However, to dry the wood, it is best not to put wet wood in a garage. You will want to store wet wood in an open shed or an outside area with a metal roof.
Should You Cover Firewood With A Tarp?
Tarps are a great way to protect the wood from the elements. However, tarps don't let moisture escape. As a result, if a stack of wood isn't covered properly, it can become moldy. Make sure you store it off the ground. Keeping it off the ground helps increase airflow and prevent rotting. A concrete pad is ideal because it keeps the wood off the ground.
When covering the stack with a tarp, try only to cover the top of the wood. It is best if you can find a way to secure the tarp above the wood, so it's not sitting directly on it. This will allow the wood to breathe.
As you cover with the tarp, don't cover the sides. Leaving at least one side open to the elements will help allow airflow and prevent the wood from becoming damp. Damp wood will attract pests and insects, so it is important your wood doesn't get wet.
Does Firewood Ever Go Bad?
Firewood can last a long time in the right conditions. If it is kept moisture-free and properly stored, seasoned wood will be good for years. That being said, it can go bad.
Firewood that becomes moldy and starts rotting is obviously bad. You can still use it if you take it and let the moisture dry out. Wood that is seasoned properly won't have this problem.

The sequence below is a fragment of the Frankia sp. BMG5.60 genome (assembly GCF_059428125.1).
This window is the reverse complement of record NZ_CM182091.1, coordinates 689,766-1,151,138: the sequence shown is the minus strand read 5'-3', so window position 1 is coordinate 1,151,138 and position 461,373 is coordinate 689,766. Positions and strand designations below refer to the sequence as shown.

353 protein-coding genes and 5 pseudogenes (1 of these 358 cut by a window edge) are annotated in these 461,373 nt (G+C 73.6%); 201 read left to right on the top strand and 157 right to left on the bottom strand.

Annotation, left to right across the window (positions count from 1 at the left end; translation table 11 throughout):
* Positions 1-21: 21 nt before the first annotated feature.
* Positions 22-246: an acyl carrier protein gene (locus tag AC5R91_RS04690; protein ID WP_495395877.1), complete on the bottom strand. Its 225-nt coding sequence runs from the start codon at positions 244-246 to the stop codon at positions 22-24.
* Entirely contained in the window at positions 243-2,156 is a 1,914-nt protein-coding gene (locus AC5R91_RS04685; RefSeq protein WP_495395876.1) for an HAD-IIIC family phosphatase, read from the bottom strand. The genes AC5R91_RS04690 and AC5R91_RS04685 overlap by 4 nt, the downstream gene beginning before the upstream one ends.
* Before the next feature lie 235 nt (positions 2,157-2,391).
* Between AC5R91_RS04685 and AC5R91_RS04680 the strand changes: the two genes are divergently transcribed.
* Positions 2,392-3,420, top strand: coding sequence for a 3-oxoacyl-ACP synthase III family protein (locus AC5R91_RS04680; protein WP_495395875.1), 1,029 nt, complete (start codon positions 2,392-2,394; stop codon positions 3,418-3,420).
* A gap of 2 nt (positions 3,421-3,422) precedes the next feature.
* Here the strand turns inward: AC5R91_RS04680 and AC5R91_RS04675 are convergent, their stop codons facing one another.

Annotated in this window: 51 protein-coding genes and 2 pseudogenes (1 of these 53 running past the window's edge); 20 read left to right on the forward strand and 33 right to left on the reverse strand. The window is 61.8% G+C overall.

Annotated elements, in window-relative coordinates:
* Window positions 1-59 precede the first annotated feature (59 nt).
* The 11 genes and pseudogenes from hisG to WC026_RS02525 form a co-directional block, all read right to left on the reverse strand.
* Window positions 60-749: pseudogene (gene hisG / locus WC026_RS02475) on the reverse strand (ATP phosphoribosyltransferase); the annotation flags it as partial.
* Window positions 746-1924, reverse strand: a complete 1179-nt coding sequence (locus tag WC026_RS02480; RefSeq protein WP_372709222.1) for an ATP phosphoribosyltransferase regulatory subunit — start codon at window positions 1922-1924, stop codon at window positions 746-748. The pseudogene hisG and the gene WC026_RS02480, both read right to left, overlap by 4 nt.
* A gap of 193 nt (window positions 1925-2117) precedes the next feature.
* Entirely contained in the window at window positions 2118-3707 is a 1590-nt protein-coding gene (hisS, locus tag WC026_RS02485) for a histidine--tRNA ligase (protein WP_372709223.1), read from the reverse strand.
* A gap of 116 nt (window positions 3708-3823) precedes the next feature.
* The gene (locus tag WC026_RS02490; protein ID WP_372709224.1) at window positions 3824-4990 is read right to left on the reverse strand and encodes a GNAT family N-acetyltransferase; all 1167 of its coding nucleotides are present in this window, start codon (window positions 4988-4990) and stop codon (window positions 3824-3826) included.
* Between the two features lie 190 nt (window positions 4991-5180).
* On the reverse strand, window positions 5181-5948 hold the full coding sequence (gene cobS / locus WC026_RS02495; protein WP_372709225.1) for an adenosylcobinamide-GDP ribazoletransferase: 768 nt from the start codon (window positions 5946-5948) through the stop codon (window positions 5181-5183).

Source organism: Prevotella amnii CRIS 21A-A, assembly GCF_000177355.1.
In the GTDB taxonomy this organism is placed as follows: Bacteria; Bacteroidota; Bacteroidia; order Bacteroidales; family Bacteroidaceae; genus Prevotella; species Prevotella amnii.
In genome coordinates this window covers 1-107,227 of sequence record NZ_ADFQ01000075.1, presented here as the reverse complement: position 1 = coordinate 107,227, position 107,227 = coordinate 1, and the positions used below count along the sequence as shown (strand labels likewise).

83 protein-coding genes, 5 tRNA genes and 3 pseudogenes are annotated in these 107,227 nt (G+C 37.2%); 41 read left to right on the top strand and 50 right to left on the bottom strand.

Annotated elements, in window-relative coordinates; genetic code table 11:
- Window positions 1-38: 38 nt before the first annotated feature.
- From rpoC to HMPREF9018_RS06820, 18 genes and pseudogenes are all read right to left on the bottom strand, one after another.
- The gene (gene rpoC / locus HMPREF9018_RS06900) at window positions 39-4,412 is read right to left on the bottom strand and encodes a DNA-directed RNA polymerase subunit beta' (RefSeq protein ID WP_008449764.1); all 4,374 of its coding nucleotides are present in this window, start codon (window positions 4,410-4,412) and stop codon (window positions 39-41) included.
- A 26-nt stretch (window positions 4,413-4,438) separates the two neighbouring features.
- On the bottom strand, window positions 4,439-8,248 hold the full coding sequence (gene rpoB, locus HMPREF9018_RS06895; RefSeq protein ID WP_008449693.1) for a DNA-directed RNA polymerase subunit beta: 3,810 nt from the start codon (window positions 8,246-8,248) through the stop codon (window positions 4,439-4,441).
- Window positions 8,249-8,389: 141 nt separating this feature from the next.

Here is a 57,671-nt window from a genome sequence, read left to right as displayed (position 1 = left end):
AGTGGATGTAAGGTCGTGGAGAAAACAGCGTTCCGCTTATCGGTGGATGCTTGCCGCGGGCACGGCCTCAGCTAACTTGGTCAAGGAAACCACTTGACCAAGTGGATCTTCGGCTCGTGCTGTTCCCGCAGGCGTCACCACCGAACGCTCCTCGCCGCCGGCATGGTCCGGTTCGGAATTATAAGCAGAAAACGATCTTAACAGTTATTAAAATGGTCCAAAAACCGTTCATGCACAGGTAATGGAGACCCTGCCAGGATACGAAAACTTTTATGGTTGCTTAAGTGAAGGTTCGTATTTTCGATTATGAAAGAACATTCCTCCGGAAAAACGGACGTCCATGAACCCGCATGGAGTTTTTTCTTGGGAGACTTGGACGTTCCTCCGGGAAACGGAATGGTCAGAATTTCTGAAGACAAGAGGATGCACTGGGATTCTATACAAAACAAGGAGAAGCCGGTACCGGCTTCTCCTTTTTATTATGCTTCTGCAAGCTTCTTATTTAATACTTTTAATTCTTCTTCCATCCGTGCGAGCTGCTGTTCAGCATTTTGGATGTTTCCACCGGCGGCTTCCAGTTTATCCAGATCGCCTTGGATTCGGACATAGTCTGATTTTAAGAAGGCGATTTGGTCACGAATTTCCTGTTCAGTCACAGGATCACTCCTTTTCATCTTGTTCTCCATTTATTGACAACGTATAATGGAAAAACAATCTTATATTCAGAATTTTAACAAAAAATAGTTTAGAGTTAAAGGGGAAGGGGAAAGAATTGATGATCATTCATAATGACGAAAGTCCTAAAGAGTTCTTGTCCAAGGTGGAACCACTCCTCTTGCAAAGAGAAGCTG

Other Good Places To Store Wood
If after reading this article, you aren't sure garage storage is the best place for you, there are other places to store wood. You could build a woodshed, a firewood storage box, or simply put down a concrete slab and a metal roof.
Wood sheds, or firewood storage sheds, are the most common places to store wood. An ideal woodshed has slatted sides, an elevated floor, and a steel roof to allow airflow while restricting the amount of weather exposure.
Click here to see Bosmere slatted shed on Amazon.
Firewood storage boxes are storage containers that you put your wood in near your house. It makes it really simple to access your wood. Make sure you only store dry wood in the box.
Click here to see Woodhaven 5' storage rack on Amazon.
Concrete Slab & Roof
Another alternative place to store wood is to find a sunny spot in your yard and put down a concrete slab with a metal roof over it. The roof protects the wood while the open sides allow the air to flow. As a result, your wood will stay good for many years.
Storing firewood in your garage has a lot of benefits, as well as a lot of disadvantages. Now you know all the information you need to be able to make an informed decision about where to store your wood. Wherever you decide to store it, make sure it is protected from the weather, has good airflow, is elevated, has sun exposure, and isn't somewhere extremely humid. By ensuring these things, your firewood will be ready to burn for years to come.